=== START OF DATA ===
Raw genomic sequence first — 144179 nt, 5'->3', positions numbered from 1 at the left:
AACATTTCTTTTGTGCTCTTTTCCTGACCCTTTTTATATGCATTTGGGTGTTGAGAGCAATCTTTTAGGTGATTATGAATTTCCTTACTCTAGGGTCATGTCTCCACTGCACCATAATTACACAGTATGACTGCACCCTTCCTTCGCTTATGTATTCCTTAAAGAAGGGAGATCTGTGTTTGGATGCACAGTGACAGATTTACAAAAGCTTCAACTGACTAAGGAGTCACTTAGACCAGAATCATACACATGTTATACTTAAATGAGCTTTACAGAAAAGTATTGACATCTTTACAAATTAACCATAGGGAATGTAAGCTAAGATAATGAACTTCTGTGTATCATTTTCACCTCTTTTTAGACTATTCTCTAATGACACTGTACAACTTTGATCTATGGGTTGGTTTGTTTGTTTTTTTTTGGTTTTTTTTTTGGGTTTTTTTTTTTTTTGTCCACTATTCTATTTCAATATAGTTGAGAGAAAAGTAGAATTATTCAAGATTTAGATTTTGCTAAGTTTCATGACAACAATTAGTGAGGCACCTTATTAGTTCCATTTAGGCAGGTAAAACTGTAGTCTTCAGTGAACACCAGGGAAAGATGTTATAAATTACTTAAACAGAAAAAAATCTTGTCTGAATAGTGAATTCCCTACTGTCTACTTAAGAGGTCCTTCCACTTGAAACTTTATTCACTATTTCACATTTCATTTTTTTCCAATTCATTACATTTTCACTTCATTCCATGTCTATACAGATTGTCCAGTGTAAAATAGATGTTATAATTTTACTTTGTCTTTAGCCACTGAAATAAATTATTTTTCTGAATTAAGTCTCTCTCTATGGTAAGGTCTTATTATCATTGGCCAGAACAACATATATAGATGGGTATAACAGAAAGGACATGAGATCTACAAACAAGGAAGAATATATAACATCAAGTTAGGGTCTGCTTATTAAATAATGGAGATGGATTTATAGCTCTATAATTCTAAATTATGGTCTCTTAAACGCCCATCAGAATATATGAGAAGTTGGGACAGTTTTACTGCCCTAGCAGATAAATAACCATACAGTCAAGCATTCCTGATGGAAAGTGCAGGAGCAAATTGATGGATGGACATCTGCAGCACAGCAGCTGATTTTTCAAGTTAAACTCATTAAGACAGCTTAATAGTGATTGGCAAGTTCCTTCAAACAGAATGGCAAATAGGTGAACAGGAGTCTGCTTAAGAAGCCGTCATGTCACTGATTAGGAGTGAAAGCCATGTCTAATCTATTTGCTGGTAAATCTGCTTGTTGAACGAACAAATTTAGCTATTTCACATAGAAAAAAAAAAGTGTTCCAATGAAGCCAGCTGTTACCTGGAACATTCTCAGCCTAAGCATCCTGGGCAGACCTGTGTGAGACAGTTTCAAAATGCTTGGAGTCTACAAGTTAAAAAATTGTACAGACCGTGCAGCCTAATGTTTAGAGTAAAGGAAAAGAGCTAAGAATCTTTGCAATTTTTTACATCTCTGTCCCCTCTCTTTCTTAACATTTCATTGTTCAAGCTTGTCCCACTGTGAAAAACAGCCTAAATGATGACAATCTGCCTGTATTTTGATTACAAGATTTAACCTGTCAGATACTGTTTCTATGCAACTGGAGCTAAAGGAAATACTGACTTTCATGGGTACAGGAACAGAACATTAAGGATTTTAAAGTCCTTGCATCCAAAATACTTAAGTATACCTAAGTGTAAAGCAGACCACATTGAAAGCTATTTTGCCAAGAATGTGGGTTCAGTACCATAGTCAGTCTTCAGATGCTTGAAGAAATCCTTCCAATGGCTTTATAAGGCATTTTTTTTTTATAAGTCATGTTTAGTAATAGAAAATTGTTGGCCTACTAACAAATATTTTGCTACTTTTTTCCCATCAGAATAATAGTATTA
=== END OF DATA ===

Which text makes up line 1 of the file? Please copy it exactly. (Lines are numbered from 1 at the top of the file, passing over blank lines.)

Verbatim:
Raw genomic sequence first — 144179 nt, 5'->3', positions numbered from 1 at the left: